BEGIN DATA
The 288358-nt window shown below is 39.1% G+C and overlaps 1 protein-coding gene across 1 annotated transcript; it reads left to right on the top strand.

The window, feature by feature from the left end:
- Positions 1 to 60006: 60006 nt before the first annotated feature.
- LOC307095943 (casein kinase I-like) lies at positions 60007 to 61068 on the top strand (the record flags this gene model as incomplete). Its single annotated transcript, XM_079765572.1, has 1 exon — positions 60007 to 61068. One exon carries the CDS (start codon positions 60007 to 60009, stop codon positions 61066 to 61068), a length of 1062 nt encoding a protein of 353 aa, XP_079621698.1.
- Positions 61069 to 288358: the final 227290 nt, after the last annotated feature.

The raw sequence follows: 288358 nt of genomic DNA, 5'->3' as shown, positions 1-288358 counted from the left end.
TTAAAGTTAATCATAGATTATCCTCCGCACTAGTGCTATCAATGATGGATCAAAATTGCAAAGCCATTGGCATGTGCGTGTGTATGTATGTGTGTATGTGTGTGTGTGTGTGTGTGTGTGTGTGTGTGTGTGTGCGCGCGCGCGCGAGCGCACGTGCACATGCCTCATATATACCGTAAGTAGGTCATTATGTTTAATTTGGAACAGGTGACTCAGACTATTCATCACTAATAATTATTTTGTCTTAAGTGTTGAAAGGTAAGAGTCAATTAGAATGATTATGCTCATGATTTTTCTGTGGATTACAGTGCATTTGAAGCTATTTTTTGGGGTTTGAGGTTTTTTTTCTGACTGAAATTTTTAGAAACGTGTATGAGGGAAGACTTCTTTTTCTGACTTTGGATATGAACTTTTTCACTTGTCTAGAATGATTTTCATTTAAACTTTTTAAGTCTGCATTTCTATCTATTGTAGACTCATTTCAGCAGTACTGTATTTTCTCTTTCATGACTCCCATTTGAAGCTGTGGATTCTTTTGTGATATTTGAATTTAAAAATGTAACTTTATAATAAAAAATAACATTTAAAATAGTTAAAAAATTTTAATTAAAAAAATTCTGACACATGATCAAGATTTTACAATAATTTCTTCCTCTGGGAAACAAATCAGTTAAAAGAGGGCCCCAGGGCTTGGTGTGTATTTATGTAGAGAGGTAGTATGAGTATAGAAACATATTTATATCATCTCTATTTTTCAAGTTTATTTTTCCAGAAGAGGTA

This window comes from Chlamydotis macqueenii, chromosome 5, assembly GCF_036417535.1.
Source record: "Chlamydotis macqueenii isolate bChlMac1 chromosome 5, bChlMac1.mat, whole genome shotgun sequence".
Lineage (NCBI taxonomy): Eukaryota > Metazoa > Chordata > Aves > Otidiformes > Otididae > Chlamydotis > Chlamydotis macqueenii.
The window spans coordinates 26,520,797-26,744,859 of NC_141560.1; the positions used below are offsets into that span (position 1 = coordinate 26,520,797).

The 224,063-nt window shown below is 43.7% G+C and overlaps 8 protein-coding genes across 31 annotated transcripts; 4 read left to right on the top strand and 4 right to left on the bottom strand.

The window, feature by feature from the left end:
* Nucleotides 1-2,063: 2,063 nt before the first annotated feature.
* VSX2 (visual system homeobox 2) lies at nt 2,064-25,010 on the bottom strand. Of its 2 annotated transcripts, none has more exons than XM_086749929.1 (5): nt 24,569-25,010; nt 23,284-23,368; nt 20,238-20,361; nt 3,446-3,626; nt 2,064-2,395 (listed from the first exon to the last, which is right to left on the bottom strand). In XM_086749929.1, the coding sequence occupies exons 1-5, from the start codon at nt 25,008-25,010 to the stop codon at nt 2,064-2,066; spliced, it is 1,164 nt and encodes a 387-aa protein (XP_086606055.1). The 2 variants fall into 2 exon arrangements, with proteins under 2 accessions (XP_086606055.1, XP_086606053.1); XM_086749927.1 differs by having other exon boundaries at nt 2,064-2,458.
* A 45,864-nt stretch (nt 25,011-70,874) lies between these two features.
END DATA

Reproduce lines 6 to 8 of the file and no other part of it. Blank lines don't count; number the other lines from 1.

The raw sequence follows: 288358 nt of genomic DNA, 5'->3' as shown, positions 1-288358 counted from the left end.
TTAAAGTTAATCATAGATTATCCTCCGCACTAGTGCTATCAATGATGGATCAAAATTGCAAAGCCATTGGCATGTGCGTGTGTATGTATGTGTGTATGTGTGTGTGTGTGTGTGTGTGTGTGTGTGTGTGTGTGCGCGCGCGCGCGAGCGCACGTGCACATGCCTCATATATACCGTAAGTAGGTCATTATGTTTAATTTGGAACAGGTGACTCAGACTATTCATCACTAATAATTATTTTGTCTTAAGTGTTGAAAGGTAAGAGTCAATTAGAATGATTATGCTCATGATTTTTCTGTGGATTACAGTGCATTTGAAGCTATTTTTTGGGGTTTGAGGTTTTTTTTCTGACTGAAATTTTTAGAAACGTGTATGAGGGAAGACTTCTTTTTCTGACTTTGGATATGAACTTTTTCACTTGTCTAGAATGATTTTCATTTAAACTTTTTAAGTCTGCATTTCTATCTATTGTAGACTCATTTCAGCAGTACTGTATTTTCTCTTTCATGACTCCCATTTGAAGCTGTGGATTCTTTTGTGATATTTGAATTTAAAAATGTAACTTTATAATAAAAAATAACATTTAAAATAGTTAAAAAATTTTAATTAAAAAAATTCTGACACATGATCAAGATTTTACAATAATTTCTTCCTCTGGGAAACAAATCAGTTAAAAGAGGGCCCCAGGGCTTGGTGTGTATTTATGTAGAGAGGTAGTATGAGTATAGAAACATATTTATATCATCTCTATTTTTCAAGTTTATTTTTCCAGAAGAGGTA

This window comes from Chlamydotis macqueenii, chromosome 5, assembly GCF_036417535.1.